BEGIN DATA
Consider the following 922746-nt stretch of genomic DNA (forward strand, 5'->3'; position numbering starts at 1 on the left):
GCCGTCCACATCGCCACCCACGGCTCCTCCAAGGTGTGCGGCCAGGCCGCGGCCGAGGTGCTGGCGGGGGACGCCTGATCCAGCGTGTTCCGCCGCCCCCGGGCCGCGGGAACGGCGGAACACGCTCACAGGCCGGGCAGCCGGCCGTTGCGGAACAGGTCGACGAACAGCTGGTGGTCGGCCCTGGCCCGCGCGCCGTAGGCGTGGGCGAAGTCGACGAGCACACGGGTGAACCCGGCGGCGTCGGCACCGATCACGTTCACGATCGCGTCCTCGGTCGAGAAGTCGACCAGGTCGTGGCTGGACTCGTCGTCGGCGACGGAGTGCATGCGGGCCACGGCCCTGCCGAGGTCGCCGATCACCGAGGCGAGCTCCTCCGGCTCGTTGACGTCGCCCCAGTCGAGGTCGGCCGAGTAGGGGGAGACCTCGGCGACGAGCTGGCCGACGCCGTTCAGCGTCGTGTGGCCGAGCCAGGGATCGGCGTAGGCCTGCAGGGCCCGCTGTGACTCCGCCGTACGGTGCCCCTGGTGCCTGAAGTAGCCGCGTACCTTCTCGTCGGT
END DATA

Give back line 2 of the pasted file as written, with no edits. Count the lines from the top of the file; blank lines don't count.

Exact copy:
GCCGTCCACATCGCCACCCACGGCTCCTCCAAGGTGTGCGGCCAGGCCGCGGCCGAGGTGCTGGCGGGGGACGCCTGATCCAGCGTGTTCCGCCGCCCCCGGGCCGCGGGAACGGCGGAACACGCTCACAGGCCGGGCAGCCGGCCGTTGCGGAACAGGTCGACGAACAGCTGGTGGTCGGCCCTGGCCCGCGCGCCGTAGGCGTGGGCGAAGTCGACGAGCACACGGGTGAACCCGGCGGCGTCGGCACCGATCACGTTCACGATCGCGTCCTCGGTCGAGAAGTCGACCAGGTCGTGGCTGGACTCGTCGTCGGCGACGGAGTGCATGCGGGCCACGGCCCTGCCGAGGTCGCCGATCACCGAGGCGAGCTCCTCCGGCTCGTTGACGTCGCCCCAGTCGAGGTCGGCCGAGTAGGGGGAGACCTCGGCGACGAGCTGGCCGACGCCGTTCAGCGTCGTGTGGCCGAGCCAGGGATCGGCGTAGGCCTGCAGGGCCCGCTGTGACTCCGCCGTACGGTGCCCCTGGTGCCTGAAGTAGCCGCGTACCTTCTCGTCGGT